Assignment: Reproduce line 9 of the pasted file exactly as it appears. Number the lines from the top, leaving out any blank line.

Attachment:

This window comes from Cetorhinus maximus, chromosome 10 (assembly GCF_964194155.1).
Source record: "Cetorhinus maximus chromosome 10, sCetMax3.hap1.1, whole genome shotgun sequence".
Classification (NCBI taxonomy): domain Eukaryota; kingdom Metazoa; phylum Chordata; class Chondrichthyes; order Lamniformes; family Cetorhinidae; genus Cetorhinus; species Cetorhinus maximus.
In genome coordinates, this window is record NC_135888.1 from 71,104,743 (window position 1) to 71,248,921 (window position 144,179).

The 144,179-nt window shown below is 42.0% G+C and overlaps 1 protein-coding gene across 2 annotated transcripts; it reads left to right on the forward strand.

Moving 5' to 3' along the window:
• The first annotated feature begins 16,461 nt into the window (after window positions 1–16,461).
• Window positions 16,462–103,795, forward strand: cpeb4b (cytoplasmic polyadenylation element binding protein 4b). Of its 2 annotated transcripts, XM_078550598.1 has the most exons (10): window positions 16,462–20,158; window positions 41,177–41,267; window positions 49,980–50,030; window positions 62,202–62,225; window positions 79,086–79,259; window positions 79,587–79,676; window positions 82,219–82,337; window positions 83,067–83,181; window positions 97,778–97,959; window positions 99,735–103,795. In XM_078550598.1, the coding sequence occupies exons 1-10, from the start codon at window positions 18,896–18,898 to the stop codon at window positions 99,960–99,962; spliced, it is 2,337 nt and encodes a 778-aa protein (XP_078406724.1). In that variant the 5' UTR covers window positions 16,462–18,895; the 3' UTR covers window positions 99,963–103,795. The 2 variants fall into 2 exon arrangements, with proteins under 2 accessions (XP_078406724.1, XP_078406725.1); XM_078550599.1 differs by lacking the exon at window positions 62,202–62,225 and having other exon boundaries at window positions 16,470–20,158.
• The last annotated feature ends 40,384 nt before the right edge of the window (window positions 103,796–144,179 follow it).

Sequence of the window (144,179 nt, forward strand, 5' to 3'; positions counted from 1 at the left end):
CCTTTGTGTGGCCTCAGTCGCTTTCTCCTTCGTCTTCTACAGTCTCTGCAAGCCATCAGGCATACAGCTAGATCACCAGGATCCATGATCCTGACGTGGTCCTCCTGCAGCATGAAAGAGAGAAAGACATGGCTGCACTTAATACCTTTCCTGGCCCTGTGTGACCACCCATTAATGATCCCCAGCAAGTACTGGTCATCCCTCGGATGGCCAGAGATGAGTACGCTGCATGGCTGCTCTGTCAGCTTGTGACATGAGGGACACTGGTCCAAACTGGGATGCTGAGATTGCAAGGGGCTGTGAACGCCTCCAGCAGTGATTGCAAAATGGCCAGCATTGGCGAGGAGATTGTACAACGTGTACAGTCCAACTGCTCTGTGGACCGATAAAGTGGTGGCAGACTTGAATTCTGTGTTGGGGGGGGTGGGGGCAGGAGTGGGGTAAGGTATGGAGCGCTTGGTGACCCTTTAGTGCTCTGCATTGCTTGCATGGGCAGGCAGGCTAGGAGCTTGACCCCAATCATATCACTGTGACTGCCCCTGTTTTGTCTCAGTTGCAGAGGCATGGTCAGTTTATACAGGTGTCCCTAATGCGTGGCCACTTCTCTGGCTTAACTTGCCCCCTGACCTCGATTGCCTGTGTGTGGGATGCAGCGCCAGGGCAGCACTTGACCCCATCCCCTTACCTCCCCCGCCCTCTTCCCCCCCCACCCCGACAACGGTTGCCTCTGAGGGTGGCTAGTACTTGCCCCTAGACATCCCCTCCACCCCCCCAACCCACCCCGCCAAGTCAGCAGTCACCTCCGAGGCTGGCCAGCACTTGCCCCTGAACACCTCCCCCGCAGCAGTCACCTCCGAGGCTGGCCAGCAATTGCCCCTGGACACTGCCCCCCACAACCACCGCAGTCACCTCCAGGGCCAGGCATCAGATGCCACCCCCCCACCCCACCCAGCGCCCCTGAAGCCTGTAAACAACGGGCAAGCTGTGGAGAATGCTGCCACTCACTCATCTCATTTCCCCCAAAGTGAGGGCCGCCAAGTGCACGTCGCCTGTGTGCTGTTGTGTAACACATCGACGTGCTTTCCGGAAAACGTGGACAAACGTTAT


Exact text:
• The last annotated feature ends 40,384 nt before the right edge of the window (window positions 103,796–144,179 follow it).